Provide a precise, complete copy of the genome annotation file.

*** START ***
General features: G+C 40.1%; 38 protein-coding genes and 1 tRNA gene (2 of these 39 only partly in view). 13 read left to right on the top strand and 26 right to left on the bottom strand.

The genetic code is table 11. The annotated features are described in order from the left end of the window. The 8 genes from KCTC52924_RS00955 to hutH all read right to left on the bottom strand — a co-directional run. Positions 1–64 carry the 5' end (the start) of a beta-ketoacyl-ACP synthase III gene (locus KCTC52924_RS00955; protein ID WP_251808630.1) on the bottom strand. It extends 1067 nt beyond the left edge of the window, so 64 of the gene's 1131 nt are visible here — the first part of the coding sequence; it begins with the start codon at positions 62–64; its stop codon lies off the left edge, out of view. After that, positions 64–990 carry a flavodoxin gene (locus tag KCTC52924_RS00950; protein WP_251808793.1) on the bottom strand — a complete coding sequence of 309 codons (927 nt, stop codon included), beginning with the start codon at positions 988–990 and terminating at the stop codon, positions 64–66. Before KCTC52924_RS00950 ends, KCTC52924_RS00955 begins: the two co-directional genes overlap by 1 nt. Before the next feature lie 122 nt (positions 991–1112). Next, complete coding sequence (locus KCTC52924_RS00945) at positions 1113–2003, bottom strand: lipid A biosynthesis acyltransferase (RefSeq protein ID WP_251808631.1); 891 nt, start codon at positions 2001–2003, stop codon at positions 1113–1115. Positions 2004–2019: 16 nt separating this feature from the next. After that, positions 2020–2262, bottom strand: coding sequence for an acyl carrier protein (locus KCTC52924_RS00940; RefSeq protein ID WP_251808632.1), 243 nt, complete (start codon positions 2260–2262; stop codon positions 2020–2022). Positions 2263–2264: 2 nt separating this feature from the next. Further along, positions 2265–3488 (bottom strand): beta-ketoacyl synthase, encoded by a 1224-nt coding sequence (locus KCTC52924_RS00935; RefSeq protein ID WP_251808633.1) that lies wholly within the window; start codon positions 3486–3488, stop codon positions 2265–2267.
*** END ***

General features: G+C 40.1%; 38 protein-coding genes and 1 tRNA gene (2 of these 39 only partly in view). 13 read left to right on the top strand and 26 right to left on the bottom strand.

The genetic code is table 11. The annotated features are described in order from the left end of the window. The 8 genes from KCTC52924_RS00955 to hutH all read right to left on the bottom strand — a co-directional run. Positions 1–64 carry the 5' end (the start) of a beta-ketoacyl-ACP synthase III gene (locus KCTC52924_RS00955; protein ID WP_251808630.1) on the bottom strand. It extends 1067 nt beyond the left edge of the window, so 64 of the gene's 1131 nt are visible here — the first part of the coding sequence; it begins with the start codon at positions 62–64; its stop codon lies off the left edge, out of view. After that, positions 64–990 carry a flavodoxin gene (locus tag KCTC52924_RS00950; protein WP_251808793.1) on the bottom strand — a complete coding sequence of 309 codons (927 nt, stop codon included), beginning with the start codon at positions 988–990 and terminating at the stop codon, positions 64–66. Before KCTC52924_RS00950 ends, KCTC52924_RS00955 begins: the two co-directional genes overlap by 1 nt. Before the next feature lie 122 nt (positions 991–1112). Next, complete coding sequence (locus KCTC52924_RS00945) at positions 1113–2003, bottom strand: lipid A biosynthesis acyltransferase (RefSeq protein ID WP_251808631.1); 891 nt, start codon at positions 2001–2003, stop codon at positions 1113–1115. Positions 2004–2019: 16 nt separating this feature from the next. After that, positions 2020–2262, bottom strand: coding sequence for an acyl carrier protein (locus KCTC52924_RS00940; RefSeq protein ID WP_251808632.1), 243 nt, complete (start codon positions 2260–2262; stop codon positions 2020–2022). Positions 2263–2264: 2 nt separating this feature from the next. Further along, positions 2265–3488 (bottom strand): beta-ketoacyl synthase, encoded by a 1224-nt coding sequence (locus KCTC52924_RS00935; RefSeq protein ID WP_251808633.1) that lies wholly within the window; start codon positions 3486–3488, stop codon positions 2265–2267.